This blog, published free of charge since September 2007, is a way for me to stay in touch with seasonal bookstore visitors from afar and with all customers and friends when I am closed during the winter. My annual seasonal retirement will begin this year on November 1, and I expect to be back and open again by June 2021. Meanwhile, thank you so much for following Books in Northport and for supporting Dog Ears Books.
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Wednesday, December 12, 2018
Its Own Kind of Beauty
I'll explain a little further on....
As we drove out from Traverse City on M-37, one of my favorite roads in the world (modest, quiet, familiar), we relaxed into the first leg of our trek south and west. I left the camera in the case but made mental notes of scenes along the way. This is some of what I saw:
Traverse City: riders on fat tire bicycles in the snow
South of Chum’s Corners: DNR deer check station (muzzle-loading season now)
Looking down onto the Manistee River valley: a snowy path ahead winding toward far banks of grey hills (lesson in perspective)
Restaurants and gas stations in small towns: “Welcome hunters!”
White Cloud: Sally’s Family Restaurant had a new sign out front. I couldn’t read it all as we passed, but the first two words were, incredibly, “Order online”! (Sally’s! In White Cloud!)
Newaygo: Sun peeking out at last as we stop at our usual cafe for a little pick-me-up
It was cold in Kalamazoo, but the Artist’s daughter’s house, where we dropped in for a family update, was warm and inviting. Those photos, sadly, are on my phone rather than on my camera, so you're not seeing them here. Then early Monday morning we went through northcentral Indiana on our way to central Illinois, captivated by the subtle beauty of the prairie and musing on prairie prehistory and history and the differences between prairie and the Great Plains, and since the Artist has always loved a horizon line, he encouraged me to get out my camera and take photographs as we drove along. I managed to do so by using the sports setting (stop-action) on my Canon Rebel. These may look repetitious (and I could have adjusted color and didn't), but we were exclaiming minute-by-minute on our glide through this landscape. Does it do anything for you?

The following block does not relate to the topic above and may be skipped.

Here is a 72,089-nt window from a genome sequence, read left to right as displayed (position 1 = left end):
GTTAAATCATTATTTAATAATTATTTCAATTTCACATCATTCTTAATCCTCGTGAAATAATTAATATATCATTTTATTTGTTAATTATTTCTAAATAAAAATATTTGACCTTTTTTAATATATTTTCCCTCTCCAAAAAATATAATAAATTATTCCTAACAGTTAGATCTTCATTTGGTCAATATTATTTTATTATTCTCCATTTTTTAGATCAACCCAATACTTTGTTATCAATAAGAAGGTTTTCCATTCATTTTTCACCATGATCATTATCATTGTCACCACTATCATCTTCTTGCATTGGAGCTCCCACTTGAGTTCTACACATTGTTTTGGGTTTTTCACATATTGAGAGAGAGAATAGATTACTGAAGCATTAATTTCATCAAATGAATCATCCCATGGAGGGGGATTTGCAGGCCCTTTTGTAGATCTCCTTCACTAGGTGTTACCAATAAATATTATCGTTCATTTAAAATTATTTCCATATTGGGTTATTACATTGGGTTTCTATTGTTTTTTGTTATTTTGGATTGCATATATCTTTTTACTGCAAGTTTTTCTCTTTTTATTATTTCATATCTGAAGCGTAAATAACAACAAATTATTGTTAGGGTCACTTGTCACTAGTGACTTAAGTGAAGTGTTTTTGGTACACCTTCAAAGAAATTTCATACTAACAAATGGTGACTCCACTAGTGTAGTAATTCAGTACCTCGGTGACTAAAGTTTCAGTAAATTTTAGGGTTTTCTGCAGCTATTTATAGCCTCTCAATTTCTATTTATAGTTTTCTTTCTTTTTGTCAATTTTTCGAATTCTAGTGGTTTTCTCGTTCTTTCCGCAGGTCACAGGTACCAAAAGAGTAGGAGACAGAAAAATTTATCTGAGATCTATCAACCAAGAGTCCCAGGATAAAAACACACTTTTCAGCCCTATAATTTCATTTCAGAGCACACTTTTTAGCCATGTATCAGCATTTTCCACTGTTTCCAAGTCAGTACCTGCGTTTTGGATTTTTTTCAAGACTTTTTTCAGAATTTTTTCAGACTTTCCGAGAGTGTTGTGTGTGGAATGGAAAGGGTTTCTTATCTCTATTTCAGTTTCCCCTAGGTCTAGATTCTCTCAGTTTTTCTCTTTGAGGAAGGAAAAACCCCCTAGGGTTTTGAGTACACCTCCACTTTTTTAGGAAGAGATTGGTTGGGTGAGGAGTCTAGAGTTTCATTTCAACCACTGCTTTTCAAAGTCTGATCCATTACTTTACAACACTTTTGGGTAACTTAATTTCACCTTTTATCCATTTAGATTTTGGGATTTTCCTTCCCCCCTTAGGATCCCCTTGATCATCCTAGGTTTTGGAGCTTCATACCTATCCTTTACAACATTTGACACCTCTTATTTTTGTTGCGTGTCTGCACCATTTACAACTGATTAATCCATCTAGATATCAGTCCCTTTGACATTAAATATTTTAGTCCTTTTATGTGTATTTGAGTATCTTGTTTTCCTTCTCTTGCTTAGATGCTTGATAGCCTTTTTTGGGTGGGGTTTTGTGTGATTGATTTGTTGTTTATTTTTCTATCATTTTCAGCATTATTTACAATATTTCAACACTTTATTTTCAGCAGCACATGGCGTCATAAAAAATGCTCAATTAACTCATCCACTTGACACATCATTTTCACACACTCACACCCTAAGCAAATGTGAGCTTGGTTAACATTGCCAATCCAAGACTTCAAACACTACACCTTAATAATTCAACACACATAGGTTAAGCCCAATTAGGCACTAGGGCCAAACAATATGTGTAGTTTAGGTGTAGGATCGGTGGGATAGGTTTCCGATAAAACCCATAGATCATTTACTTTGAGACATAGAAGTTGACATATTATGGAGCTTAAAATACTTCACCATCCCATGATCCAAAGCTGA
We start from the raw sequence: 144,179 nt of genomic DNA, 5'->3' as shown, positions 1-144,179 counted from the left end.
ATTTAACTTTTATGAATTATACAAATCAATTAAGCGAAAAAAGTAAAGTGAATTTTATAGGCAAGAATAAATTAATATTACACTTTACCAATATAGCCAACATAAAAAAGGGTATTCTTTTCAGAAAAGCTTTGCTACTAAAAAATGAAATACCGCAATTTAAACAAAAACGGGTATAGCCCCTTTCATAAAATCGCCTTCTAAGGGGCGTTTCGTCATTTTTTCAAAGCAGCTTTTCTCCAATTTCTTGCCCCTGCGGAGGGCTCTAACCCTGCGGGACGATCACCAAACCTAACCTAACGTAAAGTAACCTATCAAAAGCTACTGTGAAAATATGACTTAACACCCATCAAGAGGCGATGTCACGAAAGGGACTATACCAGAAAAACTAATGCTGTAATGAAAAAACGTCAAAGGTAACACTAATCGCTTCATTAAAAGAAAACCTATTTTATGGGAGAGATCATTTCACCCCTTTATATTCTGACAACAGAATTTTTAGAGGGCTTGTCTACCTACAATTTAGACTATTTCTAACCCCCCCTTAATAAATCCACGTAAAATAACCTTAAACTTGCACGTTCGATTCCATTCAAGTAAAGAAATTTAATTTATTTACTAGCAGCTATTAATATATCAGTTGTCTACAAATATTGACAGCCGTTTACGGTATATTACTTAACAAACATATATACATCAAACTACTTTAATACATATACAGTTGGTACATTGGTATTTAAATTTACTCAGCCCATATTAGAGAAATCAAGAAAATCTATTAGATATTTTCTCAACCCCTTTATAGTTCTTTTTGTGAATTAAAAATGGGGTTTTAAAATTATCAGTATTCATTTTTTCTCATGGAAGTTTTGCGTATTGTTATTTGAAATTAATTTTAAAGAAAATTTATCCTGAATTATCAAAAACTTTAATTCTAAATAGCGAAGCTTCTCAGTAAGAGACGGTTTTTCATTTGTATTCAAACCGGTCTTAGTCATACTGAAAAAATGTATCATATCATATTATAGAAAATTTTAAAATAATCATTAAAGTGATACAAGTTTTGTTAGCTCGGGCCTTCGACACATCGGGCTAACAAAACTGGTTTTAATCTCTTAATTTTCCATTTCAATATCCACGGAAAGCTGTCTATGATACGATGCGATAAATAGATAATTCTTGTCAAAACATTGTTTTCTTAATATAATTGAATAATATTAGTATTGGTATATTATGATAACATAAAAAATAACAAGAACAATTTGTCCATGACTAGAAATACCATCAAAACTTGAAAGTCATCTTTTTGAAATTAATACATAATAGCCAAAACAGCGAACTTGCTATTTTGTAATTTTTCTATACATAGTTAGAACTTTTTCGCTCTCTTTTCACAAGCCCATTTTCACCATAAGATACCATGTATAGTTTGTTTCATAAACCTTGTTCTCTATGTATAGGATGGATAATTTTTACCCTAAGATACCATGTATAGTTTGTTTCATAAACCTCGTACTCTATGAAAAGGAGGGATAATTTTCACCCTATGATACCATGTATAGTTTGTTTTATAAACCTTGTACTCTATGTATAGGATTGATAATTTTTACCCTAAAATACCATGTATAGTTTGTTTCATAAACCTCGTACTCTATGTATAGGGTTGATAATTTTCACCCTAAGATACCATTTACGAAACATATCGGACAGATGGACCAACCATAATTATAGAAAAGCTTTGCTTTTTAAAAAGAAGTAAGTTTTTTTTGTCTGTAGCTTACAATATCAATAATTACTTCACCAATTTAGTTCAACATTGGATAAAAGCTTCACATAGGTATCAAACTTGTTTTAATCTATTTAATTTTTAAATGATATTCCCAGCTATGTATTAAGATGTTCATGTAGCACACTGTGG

Originally I had planned a route of two-lane roads to I-55, putting us on expressway for the last leg through Illinois but we were so seduced by the beautiful haze on the prairie landscape that we took a final 2-lane instead to Springfield. The haze accounted not only for lovely atmospheric effects, but the cold air also turned those drops of moisture on trees and grasses to crystals, so that what looked like a morning frost occurred in the late afternoon. That is what you saw up at the top of this post, and here are some more shots from the same locale:
There was a spectacularly frosty tree in one ordinary small town yard.
And here is another small town sight, an old school still welcoming prairie students. Below it, still in the same town, a much more modest building also caught my eye. It was the contrast that intrigued me.
As we began to run out of light, it was too late now to go back and take that easier expressway route. Driving was more of a challenge. At the same time, the combination of atmospheric haze and after-sunset hues turned magical, as buildings stood out against the sky in silhouette and each roadside tree we approached presented itself in all its glory.
The prairie! It is not a land of lakes and hills, but it has its own timeless beauty.